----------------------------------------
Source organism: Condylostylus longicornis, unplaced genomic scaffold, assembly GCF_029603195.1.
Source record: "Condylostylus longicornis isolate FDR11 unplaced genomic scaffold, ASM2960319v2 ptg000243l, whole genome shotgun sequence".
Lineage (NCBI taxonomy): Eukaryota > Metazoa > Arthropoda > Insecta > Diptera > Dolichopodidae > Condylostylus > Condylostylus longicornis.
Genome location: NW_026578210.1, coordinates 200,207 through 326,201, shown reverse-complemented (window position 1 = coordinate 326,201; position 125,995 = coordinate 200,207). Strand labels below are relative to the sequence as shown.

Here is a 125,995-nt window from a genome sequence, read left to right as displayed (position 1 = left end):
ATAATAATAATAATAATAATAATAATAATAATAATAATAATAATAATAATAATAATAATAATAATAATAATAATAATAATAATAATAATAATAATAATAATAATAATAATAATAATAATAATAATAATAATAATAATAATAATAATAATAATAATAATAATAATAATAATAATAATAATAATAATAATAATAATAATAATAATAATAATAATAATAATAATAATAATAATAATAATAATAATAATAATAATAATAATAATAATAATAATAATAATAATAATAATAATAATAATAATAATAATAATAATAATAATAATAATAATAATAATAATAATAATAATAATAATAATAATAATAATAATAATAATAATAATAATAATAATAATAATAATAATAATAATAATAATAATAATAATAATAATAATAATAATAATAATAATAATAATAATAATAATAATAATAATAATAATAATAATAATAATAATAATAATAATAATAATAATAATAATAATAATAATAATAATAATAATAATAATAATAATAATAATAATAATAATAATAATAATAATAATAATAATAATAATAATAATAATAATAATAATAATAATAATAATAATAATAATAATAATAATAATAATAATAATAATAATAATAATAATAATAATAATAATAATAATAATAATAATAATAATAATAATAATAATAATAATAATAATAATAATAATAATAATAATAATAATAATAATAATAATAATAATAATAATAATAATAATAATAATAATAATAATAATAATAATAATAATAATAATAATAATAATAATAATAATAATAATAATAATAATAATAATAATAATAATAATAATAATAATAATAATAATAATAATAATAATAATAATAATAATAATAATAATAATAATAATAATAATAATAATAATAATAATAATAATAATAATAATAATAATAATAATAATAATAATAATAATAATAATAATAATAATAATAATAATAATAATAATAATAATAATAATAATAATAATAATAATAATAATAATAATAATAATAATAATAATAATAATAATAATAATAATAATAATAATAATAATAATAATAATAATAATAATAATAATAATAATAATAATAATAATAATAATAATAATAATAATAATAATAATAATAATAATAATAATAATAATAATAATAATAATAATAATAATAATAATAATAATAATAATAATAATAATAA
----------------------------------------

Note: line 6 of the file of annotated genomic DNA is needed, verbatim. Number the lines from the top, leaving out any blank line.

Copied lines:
ATAATAATAATAATAATAATAATAATAATAATAATAATAATAATAATAATAATAATAATAATAATAATAATAATAATAATAATAATAATAATAATAATAATAATAATAATAATAATAATAATAATAATAATAATAATAATAATAATAATAATAATAATAATAATAATAATAATAATAATAATAATAATAATAATAATAATAATAATAATAATAATAATAATAATAATAATAATAATAATAATAATAATAATAATAATAATAATAATAATAATAATAATAATAATAATAATAATAATAATAATAATAATAATAATAATAATAATAATAATAATAATAATAATAATAATAATAATAATAATAATAATAATAATAATAATAATAATAATAATAATAATAATAATAATAATAATAATAATAATAATAATAATAATAATAATAATAATAATAATAATAATAATAATAATAATAATAATAATAATAATAATAATAATAATAATAATAATAATAATAATAATAATAATAATAATAATAATAATAATAATAATAATAATAATAATAATAATAATAATAATAATAATAATAATAATAATAATAATAATAATAATAATAATAATAATAATAATAATAATAATAATAATAATAATAATAATAATAATAATAATAATAATAATAATAATAATAATAATAATAATAATAATAATAATAATAATAATAATAATAATAATAATAATAATAATAATAATAATAATAATAATAATAATAATAATAATAATAATAATAATAATAATAATAATAATAATAATAATAATAATAATAATAATAATAATAATAATAATAATAATAATAATAATAATAATAATAATAATAATAATAATAATAATAATAATAATAATAATAATAATAATAATAATAATAATAATAATAATAATAATAATAATAATAATAATAATAATAATAATAATAATAATAATAATAATAATAATAATAATAATAATAATAATAATAATAATAATAATAATAATAATAATAATAATAATAATAATAATAATAATAATAATAATAATAATAATAATAATAATAATAATAATAATAATAATAATAATAATAATAATAATAATAATAATAATAATAATAATAATAATAATAATAATAATAATAATAATAATAATAATAATAATAATAATAATAATAATAATAATAATAATAATAATAATAATAATAATAATAATAATAATAATAATAA